A question I’d find interesting is, where does an android lie on that spectrum? Does the spectrum even apply to an android? By necessity, infidelity involves a betrayal of trust between beings (as opposed to a betrayal over something inanimate; if you keep shooting heroin after you’ve promised your partner you’ll stop, you’ve betrayed their trust but you’re not an infidel). Infidelity with a robot, then, implies that the robot is a being in its own right. Otherwise you’re just jerking off into a mannequin.
Let’s say your synth is a being. The very concept of exploitation hinges on the premise that the exploitee has needs and desires that are being oppressed in some way. I, the privileged invader, steal resources that should be yours. Through brute bullying force I impose my will upon you, and dismiss your own as inconsequential.
But what if your will, subordinate though it may be, is entirely in accord with mine?
I’m not just talking about giving rights to toasters— or at least, if I am, I’m willing to grant that said toasters might be sapient. But so what if they are? Suppose we build a self-aware machine that does have needs and desires— but those needs and desires conform exactly to the role we designed them for? Our sapient slavebot wants to work in the mines; our self-aware sexbot wants to be used. There are issues within issues here: whether a mechanical humanoid is complex enough to have interests of its own; if so, whether it’s even possible to “oppress” something whose greatest aspiration is to be oppressed. Is there some moral imperative that makes it an a priori offense to build sapient artefacts that lack the capacity to suffer and rage and rebel— and if so, how fucking stupid can moral imperatives be?
I’m nowhere near the first to raise such questions. (Who can forget Douglas Adam’s sapient cow from The Restaurant at the End of the Universe, neurologically designed to want nothing more than to be eaten by hungry customers?) Which makes it all the more disappointing that Humans, ostensibly designed as an exploration platform for exactly these issues, is too damn gutless to engage with them. A hapless husband, in a fit of pique, activates the household synth’s “Adult Mode” and has a few minutes of self-loathing sex with it. The synth itself— which you’d think would have been programmed to at least act as though it’s getting off— sadly endures the experience, with all the long-suffering dignity of a Victorian wife performing her wifely duties under a caddish and insensitive husband.
When the real wife finds out what happens, predictably, she hits the roof— and while the husband makes a brief and half-hearted attempt to play the It’s just a machine! card, he obviously doesn’t believe it any more than we viewers are supposed to. In fact, he spends the rest of the season wringing his hands over the unforgivable awfulness of his sin.
Throughout the whole season, the only character who plays with the idea of combining sapience with servility is the mustache-twirling villain of the piece— and even he doesn’t go anywhere near the idea of sidestepping oppression by editing desire. Nah, he just imposes the same ham-fisted behavioral lock we saw back in Paul Verhoeven’s (far superior) Robocop, when Directive 4 kicked in.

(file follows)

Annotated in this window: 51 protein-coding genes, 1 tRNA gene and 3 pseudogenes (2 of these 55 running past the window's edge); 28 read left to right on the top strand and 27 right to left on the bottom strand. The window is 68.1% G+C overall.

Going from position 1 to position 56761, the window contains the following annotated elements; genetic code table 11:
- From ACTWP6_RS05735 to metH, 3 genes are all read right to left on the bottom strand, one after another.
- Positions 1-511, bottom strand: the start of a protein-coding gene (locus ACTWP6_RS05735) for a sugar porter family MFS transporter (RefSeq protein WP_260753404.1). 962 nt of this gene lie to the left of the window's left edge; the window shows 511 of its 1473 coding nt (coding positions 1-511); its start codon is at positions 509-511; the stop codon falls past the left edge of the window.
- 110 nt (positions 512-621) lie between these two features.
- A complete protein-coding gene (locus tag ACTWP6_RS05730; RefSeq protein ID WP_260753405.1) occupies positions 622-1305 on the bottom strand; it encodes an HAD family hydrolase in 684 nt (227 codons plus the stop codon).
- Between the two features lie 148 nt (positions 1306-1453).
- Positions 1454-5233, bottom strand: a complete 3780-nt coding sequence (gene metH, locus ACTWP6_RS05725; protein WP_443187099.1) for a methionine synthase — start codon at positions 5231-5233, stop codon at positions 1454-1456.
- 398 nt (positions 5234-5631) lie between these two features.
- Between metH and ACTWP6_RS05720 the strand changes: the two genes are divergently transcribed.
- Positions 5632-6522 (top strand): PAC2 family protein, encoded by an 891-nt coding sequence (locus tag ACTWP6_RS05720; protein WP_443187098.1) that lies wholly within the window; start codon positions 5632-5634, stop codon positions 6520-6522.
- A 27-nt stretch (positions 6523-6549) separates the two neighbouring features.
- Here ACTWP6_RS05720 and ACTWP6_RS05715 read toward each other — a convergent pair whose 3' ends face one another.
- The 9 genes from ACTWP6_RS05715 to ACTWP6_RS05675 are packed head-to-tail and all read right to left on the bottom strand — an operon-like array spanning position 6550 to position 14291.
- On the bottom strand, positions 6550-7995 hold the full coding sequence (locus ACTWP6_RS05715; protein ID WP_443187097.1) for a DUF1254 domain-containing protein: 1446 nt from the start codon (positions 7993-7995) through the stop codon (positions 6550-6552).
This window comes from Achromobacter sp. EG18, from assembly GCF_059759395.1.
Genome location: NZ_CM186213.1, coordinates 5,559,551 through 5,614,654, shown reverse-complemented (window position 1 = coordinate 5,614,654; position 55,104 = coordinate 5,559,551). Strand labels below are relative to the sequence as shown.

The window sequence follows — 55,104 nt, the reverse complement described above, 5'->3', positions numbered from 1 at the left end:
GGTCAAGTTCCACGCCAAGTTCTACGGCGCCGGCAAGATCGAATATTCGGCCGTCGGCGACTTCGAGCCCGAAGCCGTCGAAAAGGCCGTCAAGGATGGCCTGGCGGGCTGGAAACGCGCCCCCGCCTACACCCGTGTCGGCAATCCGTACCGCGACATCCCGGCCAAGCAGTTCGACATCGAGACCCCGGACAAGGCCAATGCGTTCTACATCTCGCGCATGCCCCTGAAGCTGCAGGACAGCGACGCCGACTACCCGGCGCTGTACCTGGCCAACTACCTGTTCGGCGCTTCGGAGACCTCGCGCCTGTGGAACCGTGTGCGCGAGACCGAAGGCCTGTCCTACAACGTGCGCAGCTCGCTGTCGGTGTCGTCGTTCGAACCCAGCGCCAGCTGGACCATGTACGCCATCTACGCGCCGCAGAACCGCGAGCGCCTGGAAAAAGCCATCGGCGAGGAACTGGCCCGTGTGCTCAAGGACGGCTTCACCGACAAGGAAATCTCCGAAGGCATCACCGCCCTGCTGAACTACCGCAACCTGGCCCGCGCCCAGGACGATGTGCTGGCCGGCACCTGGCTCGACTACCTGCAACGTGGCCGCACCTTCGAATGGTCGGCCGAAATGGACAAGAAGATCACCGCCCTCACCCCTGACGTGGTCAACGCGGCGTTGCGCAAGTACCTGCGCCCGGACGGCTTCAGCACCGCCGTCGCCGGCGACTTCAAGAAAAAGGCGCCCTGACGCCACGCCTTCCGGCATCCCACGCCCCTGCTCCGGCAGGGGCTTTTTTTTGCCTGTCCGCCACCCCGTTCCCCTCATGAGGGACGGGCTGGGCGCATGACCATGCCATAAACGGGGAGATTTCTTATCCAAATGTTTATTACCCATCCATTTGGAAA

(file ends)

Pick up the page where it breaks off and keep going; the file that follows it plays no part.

Humans pretends to be genre subversive, thinks that by setting itself in a completely conventional setting it can lure in people who might be put off by T-800 endoskeletons and Lycra jumpsuits. It promises to play with Big Ideas, but without all those ostentatious FX— so by the time the casual viewer realizes they’ve been watching that ridiculous science fiction rubbish it won’t matter, because they’re already hooked.
It’s a great strategy, if you do it right. Look at Fortitude, for example: another British coproduction that begins for all the world like a police procedural, then seems to segue into some kind of ghost story before finally revealing itself as one of the niftiest little bits of cli-fi ever to grace a flatscreen. (The only reason I’m not devoting this whole post to Fortitude is because I wrote my latest Nowa Fantastyka column on the subject, and I must honor both my ethical and contractual noncompete constraints).
Humans does not do it right. For all the lack of special effects there’s little subtlety here; it pays lip service to Is it live or is it Memorex, but it doesn’t explore those issues so much as preach about them in a way that never dares challenge baseline preconceptions. With Fortitude you started off thinking you were in the mainstream, only to end up in SF. Humans does the reverse, launching with the promise of a thought-provoking journey into the ramifications of artificial intelligence; but it doesn’t take long for the green eyes to ‘ware thin and its true nature to emerge. In the end, Humans is just another shallow piece of social commentary, making the point— over eight glossy, well-acted episodes— that Slavery Is Wrong.
What a courageous stand to take, here in 2015. What truth, spoken to power.
What a wasted fucking opportunity.